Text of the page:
CodeGuru Profiler was easy to maintain and scale across our fleet. It quickly identified these performance issues in our production environment and helped us verify and understand the impact of possible resolutions prior to releasing the code back into production.

 

About the authors

Rana Ahsan is a Staff Software Engineer at Coursera
Chris Liu is a Staff Software Engineer at Coursera
Adnan Bilwani is a Sr. Specialist Builders Experience at AWS
Dave Sanderson is a Sr. Technical Account Manager at AWS

 

Improving the CPU and latency performance of Amazon applications using AWS CodeGuru Profiler

Post Syndicated from Neha Gupta original https://aws.amazon.com/blogs/devops/improving-the-cpu-and-latency-performance-of-amazon-applications-using-aws-codeguru-profiler/

Amazon CodeGuru Profiler is a developer tool powered by machine learning (ML) that helps identify an application’s most expensive lines of code and provides intelligent recommendations to optimize it. You can identify application performance issues and troubleshoot latency and CPU utilization issues in your application.

You can use CodeGuru Profiler to optimize performance for any application running on AWS Lambda, Amazon Elastic Compute Cloud (Amazon EC2), Amazon Elastic Container Service (Amazon ECS), AWS Fargate, or AWS Elastic Beanstalk, and on premises.

This post gives a high-level overview of how CodeGuru Profiler has reduced CPU usage and latency by approximately 50% and saved around $100,000 a year for a particular Amazon retail service.

Technical and business value of CodeGuru Profiler

CodeGuru Profiler is easy and simple to use, just turn it on and start using it. You can keep it running in the background and you can just look into the CodeGuru Profiler findings and implement the relevant changes.

It’s fairly low cost and unlike traditional tools that take up lot of CPU and RAM, running CodeGuru Profiler has less than 1% impact on total CPU usage overhead to applications and typically uses no more than 100 MB of memory.

You can run it in a pre-production environment to test changes to ensure no impact occurs on your application’s key metrics.

It automatically detects performance anomalies in the application stack traces that start consuming more CPU or show increased latency. It also provides visualizations and recommendations on how to fix performance issues and the estimated cost of running inefficient code. Detecting the anomalies early prevents escalating the issue in production. This helps you prioritize remediation by giving you enough time to fix the issue before it impacts your service’s availability and your customers’ experience.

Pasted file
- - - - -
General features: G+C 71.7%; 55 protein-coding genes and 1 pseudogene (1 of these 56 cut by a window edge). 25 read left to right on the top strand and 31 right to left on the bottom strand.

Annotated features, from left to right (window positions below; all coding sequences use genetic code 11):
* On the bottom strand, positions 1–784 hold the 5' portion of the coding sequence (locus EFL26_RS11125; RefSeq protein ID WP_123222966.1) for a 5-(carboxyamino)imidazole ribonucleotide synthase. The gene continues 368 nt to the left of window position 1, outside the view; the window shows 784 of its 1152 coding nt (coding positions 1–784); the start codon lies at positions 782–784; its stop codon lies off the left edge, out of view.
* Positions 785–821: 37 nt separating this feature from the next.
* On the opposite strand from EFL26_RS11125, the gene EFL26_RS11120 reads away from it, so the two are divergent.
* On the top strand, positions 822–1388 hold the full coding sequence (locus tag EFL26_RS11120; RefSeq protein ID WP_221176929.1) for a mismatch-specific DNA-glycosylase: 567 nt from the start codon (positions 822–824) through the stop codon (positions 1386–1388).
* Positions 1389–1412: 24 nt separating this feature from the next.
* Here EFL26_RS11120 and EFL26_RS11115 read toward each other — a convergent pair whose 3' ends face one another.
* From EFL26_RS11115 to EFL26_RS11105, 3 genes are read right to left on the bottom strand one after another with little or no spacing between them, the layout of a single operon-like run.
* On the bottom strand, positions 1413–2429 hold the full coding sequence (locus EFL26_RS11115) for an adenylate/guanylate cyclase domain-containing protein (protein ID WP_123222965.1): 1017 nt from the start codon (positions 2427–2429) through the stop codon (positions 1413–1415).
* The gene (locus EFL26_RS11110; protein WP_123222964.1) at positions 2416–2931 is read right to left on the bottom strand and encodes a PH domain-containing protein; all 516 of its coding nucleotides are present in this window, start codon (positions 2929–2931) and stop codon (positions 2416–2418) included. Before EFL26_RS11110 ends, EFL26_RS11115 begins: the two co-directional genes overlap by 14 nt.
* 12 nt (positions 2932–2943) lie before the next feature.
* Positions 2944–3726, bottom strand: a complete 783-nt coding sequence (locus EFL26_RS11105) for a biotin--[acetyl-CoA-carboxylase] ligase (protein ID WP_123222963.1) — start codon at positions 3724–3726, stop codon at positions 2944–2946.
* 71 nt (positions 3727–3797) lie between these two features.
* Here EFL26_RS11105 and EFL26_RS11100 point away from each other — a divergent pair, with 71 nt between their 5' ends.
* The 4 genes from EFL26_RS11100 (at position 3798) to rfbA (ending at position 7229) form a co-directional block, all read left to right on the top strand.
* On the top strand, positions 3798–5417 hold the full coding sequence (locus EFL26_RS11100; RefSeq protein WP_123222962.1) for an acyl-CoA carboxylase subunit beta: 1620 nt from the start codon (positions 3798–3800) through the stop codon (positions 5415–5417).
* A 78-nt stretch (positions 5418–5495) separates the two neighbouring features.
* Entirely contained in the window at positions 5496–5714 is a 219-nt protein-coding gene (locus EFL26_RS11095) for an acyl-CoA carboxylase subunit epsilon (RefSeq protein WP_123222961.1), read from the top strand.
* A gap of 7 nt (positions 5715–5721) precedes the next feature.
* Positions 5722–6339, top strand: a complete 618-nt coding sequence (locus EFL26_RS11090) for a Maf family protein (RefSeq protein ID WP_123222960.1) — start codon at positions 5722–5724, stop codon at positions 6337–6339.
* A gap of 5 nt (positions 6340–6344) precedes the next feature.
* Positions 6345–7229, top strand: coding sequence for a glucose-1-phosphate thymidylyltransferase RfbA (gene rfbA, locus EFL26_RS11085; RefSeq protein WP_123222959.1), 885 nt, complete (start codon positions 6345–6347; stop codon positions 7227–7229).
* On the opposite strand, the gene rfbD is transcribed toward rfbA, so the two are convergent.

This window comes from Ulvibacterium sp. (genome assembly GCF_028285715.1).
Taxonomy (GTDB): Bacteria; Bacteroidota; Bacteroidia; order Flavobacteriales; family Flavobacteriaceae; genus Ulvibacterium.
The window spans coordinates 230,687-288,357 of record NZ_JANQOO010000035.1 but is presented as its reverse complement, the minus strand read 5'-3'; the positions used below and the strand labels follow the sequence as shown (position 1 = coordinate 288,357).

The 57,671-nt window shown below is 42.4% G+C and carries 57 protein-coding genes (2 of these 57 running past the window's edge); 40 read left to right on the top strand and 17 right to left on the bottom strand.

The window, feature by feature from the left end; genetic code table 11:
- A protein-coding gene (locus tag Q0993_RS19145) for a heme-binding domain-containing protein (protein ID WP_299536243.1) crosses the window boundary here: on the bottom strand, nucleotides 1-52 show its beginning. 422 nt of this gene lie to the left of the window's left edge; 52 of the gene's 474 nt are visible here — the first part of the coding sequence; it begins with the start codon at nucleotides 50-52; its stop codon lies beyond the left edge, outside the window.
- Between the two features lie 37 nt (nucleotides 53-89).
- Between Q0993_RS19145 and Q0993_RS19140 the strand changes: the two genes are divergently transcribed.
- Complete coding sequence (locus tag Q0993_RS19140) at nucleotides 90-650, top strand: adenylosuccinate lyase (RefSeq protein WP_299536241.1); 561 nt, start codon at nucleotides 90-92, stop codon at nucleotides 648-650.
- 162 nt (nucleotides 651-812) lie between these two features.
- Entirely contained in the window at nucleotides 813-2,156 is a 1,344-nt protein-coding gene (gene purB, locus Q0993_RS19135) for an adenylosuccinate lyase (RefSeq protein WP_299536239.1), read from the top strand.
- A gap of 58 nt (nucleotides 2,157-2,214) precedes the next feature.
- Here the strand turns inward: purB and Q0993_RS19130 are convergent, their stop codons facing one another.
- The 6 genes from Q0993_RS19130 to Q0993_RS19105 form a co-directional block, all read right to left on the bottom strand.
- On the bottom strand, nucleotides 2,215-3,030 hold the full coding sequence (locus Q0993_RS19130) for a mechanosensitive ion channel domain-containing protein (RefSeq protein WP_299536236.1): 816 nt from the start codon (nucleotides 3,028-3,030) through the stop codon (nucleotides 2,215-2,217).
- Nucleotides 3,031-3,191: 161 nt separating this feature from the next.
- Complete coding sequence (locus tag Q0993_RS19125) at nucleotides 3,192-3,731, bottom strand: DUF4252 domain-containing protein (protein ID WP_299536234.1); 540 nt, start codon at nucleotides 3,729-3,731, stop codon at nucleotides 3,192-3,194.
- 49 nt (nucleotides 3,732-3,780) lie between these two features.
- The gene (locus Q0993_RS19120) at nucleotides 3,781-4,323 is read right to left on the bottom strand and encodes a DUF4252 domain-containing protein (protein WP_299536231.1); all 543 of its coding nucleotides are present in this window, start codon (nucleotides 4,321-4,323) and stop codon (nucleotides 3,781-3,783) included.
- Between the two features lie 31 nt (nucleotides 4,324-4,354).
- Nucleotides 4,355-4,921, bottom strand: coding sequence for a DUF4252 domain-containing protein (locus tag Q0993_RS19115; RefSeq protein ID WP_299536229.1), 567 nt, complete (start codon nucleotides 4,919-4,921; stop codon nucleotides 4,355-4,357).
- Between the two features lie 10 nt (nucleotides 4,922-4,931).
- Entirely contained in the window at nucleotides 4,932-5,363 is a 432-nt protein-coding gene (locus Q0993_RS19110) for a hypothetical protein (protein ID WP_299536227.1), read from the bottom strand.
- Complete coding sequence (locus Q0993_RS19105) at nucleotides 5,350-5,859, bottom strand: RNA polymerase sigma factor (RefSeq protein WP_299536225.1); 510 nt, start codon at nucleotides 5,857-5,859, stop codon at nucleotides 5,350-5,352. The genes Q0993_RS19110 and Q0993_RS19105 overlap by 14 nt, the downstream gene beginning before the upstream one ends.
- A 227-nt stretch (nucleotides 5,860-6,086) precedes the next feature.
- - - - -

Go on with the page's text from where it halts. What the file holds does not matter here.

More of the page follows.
How we used CodeGuru Profiler at Amazon

Amazon has on-boarded many of its applications to CodeGuru Profiler, which has resulted in an annual savings of millions of dollars and latency improvements. In this post, we discuss how we used CodeGuru Profiler on an Amazon Prime service. A simple code change resulted in saving around $100,000 for the year.

Opportunity to improve

After a change to one of our data sources that caused its payload size to increase, we expected a slight increase to our service latency, but what we saw was higher than expected. Because CodeGuru Profiler is easy to integrate, we were able to quickly make and deploy the changes needed to get it running on our production environment.

After loading up the profile in Amazon CodeGuru Profiler, it was immediately apparent from the visualization that a very large portion of the service’s CPU time was being taken up by Jackson deserialization (37%, across the two call sites). It was also interesting that most of the blocking calls in the program (in blue) was happening in the jackson.databind method _createAndCacheValueDeserializer.

Flame graphs represent the relative amount of time that the CPU spends at each point in the call graph. The wider it is, the more CPU usage it corresponds to.

The following flame graph is from before the performance improvements were implemented.

The Flame Graph before the deployment

Looking at the source for _createAndCacheValueDeserializer confirmed that there was a synchronized block. From within it, _createAndCache2 was called, which actually did the adding to the cache. Adding to the cache was guarded by a boolean condition which had a comment that indicated that caching would only be enabled for custom serializers if @JsonCachable was set.